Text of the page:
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Scientists discover potential new way to treat anxiety and stress

Teresa Tanoos's picture
Scientists discover possible new method for treating anxiety

Scientists at Vanderbilt University have discovered a potential new treatment for anxiety and stress.

While studying chemically modified inhibitors of the COX-2 enzyme, the researchers found that they relieved anxiety in mice by activating “endocannabinoids”, which are natural signaling molecules that activate cannabinoid receptors in the brain – the same receptors turned on by the active ingredient in marijuana.

These receptors are also found in the gastrointestinal system, as well as other parts of the human body, and evidence supports that they play a role in a variety of physiological and pathological processes, which includes controlling stress and anxiety.

Accordingly, the researchers are studying the “substrate-selective” COX-2 inhibitors developed at Vanderbilt to see if they also work in humans without side effects, like they did with mice. If they do work in humans, they could open the door to a new approach for the treatment of anxiety and mood disorders, report the researchers in an article to be published online in the journal Nature Neuroscience this Sunday.

Indeed, clinical trials for some of these potential drugs could begin in the next several years, according to Lawrence Marnett, Ph.D., director of the Vanderbilt Institute of Chemical Biology and the paper's co-senior author with Sachin Patel, M.D., Ph.D.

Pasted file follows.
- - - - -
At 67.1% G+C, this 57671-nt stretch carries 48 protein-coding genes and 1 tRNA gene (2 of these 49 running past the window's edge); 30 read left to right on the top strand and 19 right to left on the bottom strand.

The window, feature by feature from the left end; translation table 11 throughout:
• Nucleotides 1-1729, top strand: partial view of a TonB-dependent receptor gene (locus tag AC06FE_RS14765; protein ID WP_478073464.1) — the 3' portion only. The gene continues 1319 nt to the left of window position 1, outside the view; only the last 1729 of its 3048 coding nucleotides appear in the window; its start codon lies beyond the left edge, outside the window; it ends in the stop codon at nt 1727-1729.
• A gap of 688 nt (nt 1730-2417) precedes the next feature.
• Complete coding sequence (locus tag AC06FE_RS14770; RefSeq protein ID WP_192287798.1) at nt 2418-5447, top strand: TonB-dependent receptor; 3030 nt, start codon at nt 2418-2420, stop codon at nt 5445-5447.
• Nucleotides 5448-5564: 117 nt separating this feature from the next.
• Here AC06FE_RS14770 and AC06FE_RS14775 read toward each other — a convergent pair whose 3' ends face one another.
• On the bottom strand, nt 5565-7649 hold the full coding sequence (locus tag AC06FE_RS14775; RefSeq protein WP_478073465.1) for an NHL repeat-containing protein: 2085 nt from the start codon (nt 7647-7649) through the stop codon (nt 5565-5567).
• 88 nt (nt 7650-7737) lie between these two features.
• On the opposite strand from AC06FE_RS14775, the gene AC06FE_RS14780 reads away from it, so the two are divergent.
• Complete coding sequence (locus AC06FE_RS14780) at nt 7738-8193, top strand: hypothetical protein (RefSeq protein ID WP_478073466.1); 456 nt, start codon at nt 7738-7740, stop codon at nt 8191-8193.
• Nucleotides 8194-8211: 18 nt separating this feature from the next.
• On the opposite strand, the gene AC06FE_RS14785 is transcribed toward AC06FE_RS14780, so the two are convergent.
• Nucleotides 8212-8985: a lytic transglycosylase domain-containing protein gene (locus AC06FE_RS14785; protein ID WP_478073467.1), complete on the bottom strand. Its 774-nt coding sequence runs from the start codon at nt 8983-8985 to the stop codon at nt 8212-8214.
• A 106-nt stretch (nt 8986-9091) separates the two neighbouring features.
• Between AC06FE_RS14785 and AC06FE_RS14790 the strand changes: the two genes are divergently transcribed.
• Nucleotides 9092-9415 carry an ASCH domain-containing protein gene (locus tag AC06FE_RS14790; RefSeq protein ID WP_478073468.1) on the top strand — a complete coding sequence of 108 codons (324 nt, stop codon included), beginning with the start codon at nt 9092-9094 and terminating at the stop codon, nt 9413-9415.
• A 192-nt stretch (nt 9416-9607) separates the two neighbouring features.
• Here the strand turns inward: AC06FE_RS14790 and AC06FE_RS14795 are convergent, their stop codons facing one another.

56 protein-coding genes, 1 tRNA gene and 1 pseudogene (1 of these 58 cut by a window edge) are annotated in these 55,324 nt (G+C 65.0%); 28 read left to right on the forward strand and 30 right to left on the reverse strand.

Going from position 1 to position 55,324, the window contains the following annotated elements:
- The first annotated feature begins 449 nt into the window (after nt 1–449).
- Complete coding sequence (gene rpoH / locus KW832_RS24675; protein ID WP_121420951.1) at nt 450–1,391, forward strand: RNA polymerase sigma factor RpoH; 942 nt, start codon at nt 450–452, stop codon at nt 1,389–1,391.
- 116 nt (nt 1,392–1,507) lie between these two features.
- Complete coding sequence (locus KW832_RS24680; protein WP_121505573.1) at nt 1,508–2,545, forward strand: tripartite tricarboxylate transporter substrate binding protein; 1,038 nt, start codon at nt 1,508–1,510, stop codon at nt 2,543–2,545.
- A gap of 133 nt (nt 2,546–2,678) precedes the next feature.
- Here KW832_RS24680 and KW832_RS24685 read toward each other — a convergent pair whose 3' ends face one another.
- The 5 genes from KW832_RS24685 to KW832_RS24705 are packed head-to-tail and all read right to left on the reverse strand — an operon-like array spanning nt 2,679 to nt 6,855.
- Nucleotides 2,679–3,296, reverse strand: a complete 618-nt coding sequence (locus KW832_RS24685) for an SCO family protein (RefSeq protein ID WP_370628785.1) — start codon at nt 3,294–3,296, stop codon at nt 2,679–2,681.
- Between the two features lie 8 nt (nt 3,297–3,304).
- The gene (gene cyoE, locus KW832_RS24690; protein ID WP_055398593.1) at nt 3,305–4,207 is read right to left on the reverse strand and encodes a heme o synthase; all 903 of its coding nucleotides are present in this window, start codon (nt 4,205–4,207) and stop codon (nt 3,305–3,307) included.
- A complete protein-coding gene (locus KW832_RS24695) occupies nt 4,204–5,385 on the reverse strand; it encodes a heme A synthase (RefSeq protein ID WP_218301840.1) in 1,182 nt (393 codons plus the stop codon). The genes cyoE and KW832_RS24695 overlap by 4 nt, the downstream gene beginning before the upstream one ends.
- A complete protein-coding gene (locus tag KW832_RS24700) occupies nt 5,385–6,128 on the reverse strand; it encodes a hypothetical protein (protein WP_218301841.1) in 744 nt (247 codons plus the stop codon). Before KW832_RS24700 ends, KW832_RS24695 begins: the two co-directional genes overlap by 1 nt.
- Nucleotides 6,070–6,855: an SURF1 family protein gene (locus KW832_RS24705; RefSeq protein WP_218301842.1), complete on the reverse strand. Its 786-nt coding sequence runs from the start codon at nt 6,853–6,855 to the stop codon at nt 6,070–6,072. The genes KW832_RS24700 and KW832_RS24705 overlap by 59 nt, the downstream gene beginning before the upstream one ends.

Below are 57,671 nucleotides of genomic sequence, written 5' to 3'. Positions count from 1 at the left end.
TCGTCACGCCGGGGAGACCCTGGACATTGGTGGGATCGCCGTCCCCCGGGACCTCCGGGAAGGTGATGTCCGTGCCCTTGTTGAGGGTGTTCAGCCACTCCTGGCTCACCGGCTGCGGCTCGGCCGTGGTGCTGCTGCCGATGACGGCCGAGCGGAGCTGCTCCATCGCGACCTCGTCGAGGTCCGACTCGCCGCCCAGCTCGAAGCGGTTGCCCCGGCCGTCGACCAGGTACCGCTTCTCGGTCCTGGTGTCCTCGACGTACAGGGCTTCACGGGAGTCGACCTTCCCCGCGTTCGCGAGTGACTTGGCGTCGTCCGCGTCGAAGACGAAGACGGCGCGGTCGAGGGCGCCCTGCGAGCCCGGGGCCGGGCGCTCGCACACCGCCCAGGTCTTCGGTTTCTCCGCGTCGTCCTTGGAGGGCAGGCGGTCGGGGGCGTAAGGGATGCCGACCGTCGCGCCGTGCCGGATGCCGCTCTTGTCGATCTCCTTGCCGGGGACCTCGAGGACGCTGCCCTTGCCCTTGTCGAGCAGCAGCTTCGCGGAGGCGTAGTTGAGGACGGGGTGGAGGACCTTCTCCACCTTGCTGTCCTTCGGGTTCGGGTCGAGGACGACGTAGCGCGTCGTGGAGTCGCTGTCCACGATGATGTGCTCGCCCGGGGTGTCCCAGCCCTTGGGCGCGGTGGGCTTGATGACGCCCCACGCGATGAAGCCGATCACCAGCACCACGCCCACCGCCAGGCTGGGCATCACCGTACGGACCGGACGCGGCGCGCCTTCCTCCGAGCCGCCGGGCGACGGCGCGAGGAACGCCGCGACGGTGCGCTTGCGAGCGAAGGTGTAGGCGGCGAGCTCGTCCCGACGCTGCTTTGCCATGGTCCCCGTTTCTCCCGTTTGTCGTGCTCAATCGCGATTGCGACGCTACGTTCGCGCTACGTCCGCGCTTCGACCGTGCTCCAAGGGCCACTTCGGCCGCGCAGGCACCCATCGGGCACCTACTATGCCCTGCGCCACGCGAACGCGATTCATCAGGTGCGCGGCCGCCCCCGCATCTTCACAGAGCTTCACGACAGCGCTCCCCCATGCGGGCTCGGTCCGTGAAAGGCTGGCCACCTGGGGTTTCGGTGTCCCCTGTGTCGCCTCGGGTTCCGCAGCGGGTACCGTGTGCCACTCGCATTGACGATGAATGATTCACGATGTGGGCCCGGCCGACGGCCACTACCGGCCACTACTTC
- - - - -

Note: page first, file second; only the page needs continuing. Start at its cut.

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The Vanderbilt scientists are also pursuing other possible applications for activating endocannabinoids by substrate-selective COX-2 inhibition, including applications for pain relief, movement disorder treatments, and the prevention of colon cancer.

"The door is really wide open," said Patel, assistant professor of Psychiatry and of Molecular Physiology & Biophysics. "We've just scratched the surface."

Aspirin and other non-steroidal anti-inflammatory drugs (NSAIDs) relieve pain and inflammation by blocking either or both of the cyclooxygenase (COX) enzymes, which produce pro-inflammatory prostaglandins.

Meanwhile, it has been known for years that COX-2 inhibition also activates endocannabinoids.

Because the "substrate selective" inhibitors developed at Vanderbilt increase endocannabinoid levels in the mouse without blocking prostaglandin production, "we think (they) will not have the gastrointestinal and possibly cardiovascular side effects that other NSAIDs do," said Marnett, University Professor and Mary Geddes Stahlman Professor of Cancer Research.

"We thought we knew everything there was to know about (COX-2 inhibitors) until about five years ago when we discovered the substrate selective inhibition," he added. The approach used by the Vanderbilt team "is a really powerful way to help design the next generation of drugs."

SOURCE: "Substrate-selective COX-2 inhibition decreases anxiety via endocannabinoid activation" Nature Neuroscience (2013) doi:10.1038/nn.3480